He was glowing at his introductory press conference. Did you have an immediate sense of why specifically he was so excited for a new start and to join the offense you guys have?
Carroll: I think, from what Percy said, it first started when he began to hear about Russell. He loves Russell’s nature. He loves his approach to the game and his outlook about working hard and competing at all times. That resonated with Percy. And he started to check into it. And I think Russell wanted to see Percy. He came in and met with him when Percy was at our facility as well. Percy had a little background with me [from being recruited to USC]. He had tremendous background with Darrell. He knew that this was a young team coming up. So I think there were a lot of things that added up. So whatever he said, I know he felt very much in his heart.
So what are the odds that the Vikings will win Super Bowl XLVIII?
People who earn and protect their money against your wagers say 50-1. At least that's what the online sports book Bovada has the Vikings at as the first week of free agency winds to a close.
Those odds come in tied for 22nd in the 32-team league. They're also the longest of the four NFC North teams. The Packers are at 12-1, tied for fifth. The Bears are tied for 12th at 25-1, while the Lions are tied for 16th at 35-1.
The Broncos and 49ers are tied for first at 7-1. The Jaguars are last at 150-1.
And in Seattle, the trade for Percy Harvin moved the Seahawks from 12-1 to 10-1.
No word on how crazy one has to be to place a bet on the NFL, let alone a bet in March on who's going to win the Super Bowl in 11 months.
The question with Greg Jennings has never been about ability. Over seven NFL seasons, Jennings has caught 425 passes for 6,537 yards and 53 TDs. He’s a versatile weapon who is adept at both stretching the field from the outside or keeping defenses honest as a smooth-moving slot guy.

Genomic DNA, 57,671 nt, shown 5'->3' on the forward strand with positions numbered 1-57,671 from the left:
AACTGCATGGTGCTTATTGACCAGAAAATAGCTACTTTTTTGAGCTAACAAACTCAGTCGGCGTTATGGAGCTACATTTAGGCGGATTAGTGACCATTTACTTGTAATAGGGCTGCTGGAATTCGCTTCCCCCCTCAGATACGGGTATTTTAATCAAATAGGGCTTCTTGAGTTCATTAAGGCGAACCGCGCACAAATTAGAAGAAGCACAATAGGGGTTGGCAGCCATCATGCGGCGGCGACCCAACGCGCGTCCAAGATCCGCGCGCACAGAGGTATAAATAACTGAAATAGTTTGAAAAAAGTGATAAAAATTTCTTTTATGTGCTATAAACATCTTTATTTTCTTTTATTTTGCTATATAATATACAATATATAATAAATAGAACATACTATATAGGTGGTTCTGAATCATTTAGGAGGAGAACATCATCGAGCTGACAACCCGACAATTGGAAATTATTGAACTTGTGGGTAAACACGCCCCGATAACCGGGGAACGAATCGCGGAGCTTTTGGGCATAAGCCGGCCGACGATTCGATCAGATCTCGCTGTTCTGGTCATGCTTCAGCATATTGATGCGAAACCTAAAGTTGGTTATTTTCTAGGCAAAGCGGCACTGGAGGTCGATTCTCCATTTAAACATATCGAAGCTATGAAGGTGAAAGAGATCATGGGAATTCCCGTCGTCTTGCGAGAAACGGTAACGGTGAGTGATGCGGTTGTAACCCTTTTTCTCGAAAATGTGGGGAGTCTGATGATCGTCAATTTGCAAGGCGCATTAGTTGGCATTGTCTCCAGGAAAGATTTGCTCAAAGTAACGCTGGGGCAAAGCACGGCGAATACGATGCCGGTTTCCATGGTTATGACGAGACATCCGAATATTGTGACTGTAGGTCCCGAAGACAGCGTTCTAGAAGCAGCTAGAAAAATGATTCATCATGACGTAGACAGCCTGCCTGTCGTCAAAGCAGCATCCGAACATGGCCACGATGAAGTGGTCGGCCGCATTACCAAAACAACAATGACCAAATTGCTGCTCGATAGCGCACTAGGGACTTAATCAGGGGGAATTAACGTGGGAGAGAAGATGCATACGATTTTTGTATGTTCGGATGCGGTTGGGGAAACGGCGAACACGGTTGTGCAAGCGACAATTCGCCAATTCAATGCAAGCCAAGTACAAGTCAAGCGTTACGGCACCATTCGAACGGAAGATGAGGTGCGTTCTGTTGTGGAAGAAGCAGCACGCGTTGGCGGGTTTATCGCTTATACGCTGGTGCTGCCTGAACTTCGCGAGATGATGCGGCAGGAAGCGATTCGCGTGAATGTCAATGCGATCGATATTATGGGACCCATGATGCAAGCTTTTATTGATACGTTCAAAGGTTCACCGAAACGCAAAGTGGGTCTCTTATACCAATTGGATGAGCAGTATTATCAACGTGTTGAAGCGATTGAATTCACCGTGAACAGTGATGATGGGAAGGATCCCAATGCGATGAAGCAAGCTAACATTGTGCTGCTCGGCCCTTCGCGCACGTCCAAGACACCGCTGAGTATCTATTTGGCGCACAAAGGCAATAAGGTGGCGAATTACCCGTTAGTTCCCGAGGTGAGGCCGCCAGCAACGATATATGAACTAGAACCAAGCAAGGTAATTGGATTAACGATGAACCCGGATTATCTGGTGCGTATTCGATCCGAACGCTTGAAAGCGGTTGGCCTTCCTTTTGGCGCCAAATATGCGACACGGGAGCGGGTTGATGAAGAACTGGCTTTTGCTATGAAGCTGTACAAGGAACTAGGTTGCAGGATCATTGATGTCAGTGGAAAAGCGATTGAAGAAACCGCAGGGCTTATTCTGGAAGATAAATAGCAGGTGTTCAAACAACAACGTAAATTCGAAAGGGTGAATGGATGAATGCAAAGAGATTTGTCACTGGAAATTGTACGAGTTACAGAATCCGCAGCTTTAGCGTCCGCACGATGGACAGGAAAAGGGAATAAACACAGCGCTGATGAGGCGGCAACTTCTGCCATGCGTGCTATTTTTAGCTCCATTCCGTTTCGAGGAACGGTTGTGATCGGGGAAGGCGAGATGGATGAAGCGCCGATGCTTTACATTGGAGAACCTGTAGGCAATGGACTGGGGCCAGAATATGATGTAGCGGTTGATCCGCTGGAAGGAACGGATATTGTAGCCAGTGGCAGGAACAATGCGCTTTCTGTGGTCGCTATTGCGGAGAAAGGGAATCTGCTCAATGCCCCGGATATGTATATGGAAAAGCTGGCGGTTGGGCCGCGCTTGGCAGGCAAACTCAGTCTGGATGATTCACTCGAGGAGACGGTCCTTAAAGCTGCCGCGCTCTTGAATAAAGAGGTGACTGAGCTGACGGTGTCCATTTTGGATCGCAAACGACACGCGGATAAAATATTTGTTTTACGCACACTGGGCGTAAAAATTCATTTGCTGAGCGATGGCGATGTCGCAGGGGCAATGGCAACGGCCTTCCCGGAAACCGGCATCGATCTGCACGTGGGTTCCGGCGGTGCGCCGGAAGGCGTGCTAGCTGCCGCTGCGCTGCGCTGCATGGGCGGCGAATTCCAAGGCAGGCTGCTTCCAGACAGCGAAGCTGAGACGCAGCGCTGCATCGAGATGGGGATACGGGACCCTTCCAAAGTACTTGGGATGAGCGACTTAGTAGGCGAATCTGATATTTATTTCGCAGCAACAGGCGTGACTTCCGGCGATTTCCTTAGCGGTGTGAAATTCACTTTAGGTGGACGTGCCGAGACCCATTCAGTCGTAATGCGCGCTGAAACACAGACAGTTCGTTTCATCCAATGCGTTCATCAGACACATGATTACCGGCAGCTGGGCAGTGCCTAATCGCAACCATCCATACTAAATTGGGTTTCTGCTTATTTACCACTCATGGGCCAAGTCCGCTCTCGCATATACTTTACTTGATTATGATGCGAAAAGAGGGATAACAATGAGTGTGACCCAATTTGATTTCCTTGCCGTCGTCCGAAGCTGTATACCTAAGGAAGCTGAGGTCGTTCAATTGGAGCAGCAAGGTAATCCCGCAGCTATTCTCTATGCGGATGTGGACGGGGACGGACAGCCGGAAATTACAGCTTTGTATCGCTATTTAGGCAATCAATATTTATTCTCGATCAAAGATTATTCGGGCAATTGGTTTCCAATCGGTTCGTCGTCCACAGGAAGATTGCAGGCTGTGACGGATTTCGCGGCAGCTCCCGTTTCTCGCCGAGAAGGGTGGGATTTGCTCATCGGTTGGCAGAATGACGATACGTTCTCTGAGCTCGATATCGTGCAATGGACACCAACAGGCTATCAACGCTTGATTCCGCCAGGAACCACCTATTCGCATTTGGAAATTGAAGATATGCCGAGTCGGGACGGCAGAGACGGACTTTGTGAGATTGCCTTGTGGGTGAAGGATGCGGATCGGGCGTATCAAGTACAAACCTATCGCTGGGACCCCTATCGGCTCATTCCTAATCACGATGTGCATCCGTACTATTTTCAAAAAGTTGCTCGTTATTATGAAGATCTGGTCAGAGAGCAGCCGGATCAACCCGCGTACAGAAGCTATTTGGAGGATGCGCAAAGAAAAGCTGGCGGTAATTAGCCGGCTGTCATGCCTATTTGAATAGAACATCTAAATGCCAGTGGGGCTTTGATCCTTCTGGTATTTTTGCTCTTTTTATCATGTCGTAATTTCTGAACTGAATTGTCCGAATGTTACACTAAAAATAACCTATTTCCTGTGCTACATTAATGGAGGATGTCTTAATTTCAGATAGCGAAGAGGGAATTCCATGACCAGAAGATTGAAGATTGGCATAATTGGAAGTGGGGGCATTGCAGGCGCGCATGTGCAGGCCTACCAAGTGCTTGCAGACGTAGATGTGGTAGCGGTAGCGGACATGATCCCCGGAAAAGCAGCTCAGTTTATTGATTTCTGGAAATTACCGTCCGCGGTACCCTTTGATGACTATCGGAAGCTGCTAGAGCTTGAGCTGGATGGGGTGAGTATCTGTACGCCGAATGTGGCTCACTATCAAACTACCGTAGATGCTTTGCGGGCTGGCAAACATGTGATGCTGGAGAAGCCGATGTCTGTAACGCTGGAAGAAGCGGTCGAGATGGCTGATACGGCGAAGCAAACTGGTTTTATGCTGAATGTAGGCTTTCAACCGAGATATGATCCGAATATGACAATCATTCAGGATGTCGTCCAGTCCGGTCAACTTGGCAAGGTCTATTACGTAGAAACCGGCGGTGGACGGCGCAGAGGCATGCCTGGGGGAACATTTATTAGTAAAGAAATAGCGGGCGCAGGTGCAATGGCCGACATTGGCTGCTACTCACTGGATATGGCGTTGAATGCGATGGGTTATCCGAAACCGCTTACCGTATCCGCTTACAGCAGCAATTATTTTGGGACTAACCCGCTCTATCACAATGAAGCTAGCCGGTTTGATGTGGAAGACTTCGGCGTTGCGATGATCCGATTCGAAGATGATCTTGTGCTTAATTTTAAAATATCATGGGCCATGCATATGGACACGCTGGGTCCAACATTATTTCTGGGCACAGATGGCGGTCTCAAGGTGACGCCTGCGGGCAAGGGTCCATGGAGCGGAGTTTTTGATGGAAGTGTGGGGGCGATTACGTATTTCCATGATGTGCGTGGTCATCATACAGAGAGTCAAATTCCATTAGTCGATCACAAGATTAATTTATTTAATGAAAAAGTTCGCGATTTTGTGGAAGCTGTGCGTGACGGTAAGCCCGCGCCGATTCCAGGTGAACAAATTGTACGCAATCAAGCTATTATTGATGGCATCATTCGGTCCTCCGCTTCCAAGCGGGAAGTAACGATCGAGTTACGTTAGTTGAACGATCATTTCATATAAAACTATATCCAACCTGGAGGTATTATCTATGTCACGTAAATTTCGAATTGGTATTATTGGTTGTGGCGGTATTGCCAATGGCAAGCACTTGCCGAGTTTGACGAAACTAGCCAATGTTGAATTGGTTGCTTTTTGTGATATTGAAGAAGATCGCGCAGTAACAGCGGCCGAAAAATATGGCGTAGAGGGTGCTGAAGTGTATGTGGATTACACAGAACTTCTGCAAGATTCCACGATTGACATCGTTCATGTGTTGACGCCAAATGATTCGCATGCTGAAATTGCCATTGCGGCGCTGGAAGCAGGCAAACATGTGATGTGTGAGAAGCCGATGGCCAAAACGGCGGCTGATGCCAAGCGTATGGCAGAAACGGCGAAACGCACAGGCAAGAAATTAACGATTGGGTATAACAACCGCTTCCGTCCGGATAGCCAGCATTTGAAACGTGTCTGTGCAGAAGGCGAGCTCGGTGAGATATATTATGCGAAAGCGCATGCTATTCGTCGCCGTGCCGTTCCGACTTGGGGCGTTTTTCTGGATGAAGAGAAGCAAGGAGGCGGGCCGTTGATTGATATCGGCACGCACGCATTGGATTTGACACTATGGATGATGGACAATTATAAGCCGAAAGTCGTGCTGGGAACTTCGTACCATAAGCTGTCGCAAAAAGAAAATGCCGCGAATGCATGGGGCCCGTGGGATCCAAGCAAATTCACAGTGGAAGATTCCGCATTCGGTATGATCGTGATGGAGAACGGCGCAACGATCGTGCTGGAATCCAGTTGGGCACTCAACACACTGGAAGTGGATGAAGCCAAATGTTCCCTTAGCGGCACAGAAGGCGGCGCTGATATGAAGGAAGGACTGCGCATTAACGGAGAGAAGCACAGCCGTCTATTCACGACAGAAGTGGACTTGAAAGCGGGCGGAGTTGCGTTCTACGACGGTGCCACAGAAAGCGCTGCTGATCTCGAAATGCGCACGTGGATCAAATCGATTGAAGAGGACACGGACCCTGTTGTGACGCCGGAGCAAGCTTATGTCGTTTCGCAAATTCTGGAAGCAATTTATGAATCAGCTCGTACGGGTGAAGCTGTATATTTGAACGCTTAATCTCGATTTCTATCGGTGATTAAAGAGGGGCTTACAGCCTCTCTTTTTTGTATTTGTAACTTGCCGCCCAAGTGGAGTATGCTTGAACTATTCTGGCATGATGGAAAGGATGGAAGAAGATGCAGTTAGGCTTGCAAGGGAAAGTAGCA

He is, for all intents and purposes, exactly the kind of proven and consistent playmaker that the Vikings’ receiving corps needs. Yet when free agency neared, the questions about Jennings circled.
At this point -- with Jerome Simpson and his 97 career catches as the top dog in the receiving unit – the Vikings are in no position to be picky. And that’s why, with ESPN’s Adam Schefter reporting that Jennings will visit Winter Park on Thursday, the Vikings would be wise not to let him leave without a purple jersey and a rubber-stamped contract.
This visit should be a business interview, a way of unifying a vision and hammering out the finer print of the contract details. The Vikings have had since late Friday night to communicate at length with Jennings’ agent, Eugene Parker. You can bet Parker has an asking price, one that’s moved over the past several days. And you can bet Vikings General Manager Rick Spielman has a thought in mind for what he’d like to ultimately pay.
But as Spielman said Tuesday afternoon about the chaos and unpredictability of free agency, “This is a very fluid business.”
Indeed it is.
At this point, so many other free agent receivers are off the board. Mike Wallace is in Miami. Wes Welker has gone to Denver. Danny Amendola has landed in New England. Donnie Avery is a Chief. Brandon Gibson, reports say, has visits scheduled with the Jets, Dolphins and Titans.
The Vikings? They’ve always vowed to be patient in free agency, to make sure they find guys who fit their system, their character profile and their budget. But to this point, the Vikings have given out six contracts this week, all of them re-signings of players that were already on the roster.
The biggest move by far so far was Monday’s trade or Percy Harvin to Seattle, followed a day later by the surprise release of Antoine Winfield.
The Vikings have lost their top playmaker in the passing game and their linchpin leader on defense. In a pass-happy league, they’ve depleted their receiving corps and their secondary.
At some point, they need a splash to replenish the talent pool in a major way. And there’s no way they should allow themselves – nor had they ever planned to – to get to April’s draft with Simpson as their top receiver.
That’s why today’s reported visit with Jennings shouldn’t be a getting-to-know-you encounter. It should be a determined effort to provide third-year quarterback Christian Ponder a real weapon. Welker’s two-year, $12 million deal with the Broncos was a huge power-shift move in the AFC, taking the league’s most prolific pass catcher over the past six years and moving him from one Super Bowl contender to another. But Welker’s contract may have also been a shifting of power in Jennings’ negotiating leverage. Sure, there have been the mammoth deals for receivers – six years, $67 million for Harvin; five years $65 million for Wallace; five years, $56 million for Dwayne Bowe.
But now, wouldn’t it make sense that Jennings’ price tag slides closer to that Welker ballpark. If so, the Vikings should be quietly celebrating. And they should be doing everything they can to make sure that Jennings is their guy.